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“White Magic is magnificent.” —Kristen Arnett
Bracingly honest and powerfully affecting, White Magic establishes Elissa Washuta as one of our best living essayists.
Throughout her life, Elissa Washuta has been surrounded by cheap facsimiles of Native spiritual tools and occult trends, “starter witch kits” of sage, rose quartz, and tarot cards packaged together in paper and plastic. Following a decade of abuse, addiction, PTSD, and heavy-duty drug treatment for a misdiagnosis of bipolar disorder, she felt drawn to the real spirits and powers her dispossessed and discarded ancestors knew, while she undertook necessary work to find love and meaning.
In this collection of intertwined essays, she writes about land, heartbreak, and colonization, about life without the escape hatch of intoxication, and about how she became a powerful witch. She interlaces stories from her forebears with cultural artifacts from her own life—Twin Peaks, the Oregon Trail II video game, a Claymation Satan, a YouTube video of Stevie Nicks and Lindsey Buckingham—to explore questions of cultural inheritance and the particular danger, as a Native woman, of relaxing into romantic love under colonial rule.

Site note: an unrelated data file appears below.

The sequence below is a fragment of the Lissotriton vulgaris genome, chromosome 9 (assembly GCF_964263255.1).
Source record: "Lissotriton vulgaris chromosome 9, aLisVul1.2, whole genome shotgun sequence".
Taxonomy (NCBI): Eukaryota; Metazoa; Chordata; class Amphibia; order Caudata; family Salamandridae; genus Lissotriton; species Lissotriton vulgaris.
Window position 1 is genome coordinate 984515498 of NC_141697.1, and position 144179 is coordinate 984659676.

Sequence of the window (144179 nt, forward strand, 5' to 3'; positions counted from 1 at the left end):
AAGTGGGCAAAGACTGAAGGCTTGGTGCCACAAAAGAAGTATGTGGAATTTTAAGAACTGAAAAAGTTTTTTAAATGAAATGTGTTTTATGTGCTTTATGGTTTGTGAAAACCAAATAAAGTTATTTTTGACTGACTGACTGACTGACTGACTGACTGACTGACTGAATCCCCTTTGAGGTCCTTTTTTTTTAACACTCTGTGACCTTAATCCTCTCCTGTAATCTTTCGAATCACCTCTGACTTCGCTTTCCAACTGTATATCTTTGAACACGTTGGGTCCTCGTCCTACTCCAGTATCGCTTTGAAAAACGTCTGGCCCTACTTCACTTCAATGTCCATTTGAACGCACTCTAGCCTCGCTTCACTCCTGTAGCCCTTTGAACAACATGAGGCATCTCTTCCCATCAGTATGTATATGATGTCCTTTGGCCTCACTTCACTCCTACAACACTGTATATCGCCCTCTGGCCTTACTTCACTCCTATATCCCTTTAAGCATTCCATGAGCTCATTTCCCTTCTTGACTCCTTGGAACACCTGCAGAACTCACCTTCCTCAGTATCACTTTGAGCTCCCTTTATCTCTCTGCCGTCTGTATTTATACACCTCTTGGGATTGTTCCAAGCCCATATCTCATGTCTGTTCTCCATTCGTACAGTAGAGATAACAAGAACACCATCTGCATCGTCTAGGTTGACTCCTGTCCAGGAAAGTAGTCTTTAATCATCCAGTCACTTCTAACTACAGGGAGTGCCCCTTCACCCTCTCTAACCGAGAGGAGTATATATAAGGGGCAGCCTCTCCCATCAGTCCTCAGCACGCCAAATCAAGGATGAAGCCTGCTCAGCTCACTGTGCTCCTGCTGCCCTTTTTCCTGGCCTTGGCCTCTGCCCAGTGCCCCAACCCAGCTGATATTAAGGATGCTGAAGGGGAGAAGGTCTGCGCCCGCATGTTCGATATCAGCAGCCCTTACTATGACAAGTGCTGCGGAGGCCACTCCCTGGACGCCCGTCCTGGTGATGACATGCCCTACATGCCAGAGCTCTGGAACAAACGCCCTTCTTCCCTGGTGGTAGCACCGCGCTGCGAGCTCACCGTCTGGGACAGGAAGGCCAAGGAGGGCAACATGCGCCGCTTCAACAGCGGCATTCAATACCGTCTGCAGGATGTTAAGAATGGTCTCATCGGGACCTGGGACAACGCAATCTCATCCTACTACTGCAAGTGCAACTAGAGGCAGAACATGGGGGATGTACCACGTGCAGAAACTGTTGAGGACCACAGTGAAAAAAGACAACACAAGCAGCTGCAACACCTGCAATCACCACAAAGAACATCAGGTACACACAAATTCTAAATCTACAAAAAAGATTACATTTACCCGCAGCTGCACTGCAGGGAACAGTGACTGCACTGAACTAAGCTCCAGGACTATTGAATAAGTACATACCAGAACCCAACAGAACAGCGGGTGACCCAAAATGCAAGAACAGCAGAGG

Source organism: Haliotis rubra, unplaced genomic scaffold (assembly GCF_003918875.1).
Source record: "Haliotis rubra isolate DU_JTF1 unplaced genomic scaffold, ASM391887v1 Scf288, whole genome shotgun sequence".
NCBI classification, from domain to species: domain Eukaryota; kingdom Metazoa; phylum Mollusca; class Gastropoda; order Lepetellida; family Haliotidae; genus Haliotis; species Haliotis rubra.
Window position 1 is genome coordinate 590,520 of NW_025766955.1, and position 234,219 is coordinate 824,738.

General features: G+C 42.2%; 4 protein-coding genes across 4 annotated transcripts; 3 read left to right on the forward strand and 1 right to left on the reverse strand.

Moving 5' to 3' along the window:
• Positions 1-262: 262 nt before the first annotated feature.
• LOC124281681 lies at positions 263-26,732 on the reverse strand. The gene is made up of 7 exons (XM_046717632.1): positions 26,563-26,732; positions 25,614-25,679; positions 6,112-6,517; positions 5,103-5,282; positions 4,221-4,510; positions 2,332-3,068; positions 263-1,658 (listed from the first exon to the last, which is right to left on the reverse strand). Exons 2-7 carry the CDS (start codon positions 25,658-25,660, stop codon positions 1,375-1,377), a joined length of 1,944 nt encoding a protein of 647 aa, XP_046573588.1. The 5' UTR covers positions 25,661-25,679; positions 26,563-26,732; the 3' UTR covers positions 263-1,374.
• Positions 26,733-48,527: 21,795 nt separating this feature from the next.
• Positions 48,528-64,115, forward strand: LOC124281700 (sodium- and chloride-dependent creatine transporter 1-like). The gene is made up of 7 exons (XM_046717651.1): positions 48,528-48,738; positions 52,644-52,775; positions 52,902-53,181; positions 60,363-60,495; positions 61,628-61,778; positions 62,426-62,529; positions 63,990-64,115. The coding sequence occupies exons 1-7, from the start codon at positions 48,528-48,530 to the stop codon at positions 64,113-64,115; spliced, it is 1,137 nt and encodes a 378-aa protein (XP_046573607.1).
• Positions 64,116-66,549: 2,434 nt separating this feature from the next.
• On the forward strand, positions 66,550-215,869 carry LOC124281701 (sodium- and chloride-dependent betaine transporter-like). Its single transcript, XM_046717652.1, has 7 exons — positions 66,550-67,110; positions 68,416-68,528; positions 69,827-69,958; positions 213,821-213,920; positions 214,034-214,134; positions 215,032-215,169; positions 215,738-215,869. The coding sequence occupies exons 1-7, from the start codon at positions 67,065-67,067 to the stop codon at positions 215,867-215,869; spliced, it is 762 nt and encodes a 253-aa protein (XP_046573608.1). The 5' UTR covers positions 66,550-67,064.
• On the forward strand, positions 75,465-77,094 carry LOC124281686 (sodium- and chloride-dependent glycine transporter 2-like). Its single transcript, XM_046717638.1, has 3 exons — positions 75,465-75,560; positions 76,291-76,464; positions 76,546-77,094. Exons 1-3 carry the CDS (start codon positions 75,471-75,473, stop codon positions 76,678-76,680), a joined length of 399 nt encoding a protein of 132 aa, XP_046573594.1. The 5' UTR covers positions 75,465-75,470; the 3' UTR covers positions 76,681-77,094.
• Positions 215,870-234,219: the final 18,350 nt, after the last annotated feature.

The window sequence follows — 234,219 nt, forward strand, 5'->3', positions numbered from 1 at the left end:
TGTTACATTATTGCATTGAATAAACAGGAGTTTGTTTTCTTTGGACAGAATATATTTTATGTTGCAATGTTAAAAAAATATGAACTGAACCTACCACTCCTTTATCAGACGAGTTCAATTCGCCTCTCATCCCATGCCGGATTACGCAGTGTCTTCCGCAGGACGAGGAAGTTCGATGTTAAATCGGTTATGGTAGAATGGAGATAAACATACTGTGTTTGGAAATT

Elissa Washuta is a member of the Cowlitz Indian Tribe and a nonfiction writer. She is the author of Starvation Mode and My Body Is a Book of Rules, named a finalist for the Washington State Book Award. With Theresa Warburton, she is co-editor of the anthology Shapes of Native Nonfiction: Collected Essays by Contemporary Writers. She is an assistant professor of creative writing at the Ohio State University.
Born in Addis Ababa, Ethiopia, Maaza Mengiste received a 2020 Award in Literature from the American Academy of Arts and Letters. Also a Fulbright Scholar and a professor at Queens College, she is the author of The Shadow King and Beneath the Lion’s Gaze, and a 2018 recipient of a National Endowment for the Arts fellowship. She lives in New York City.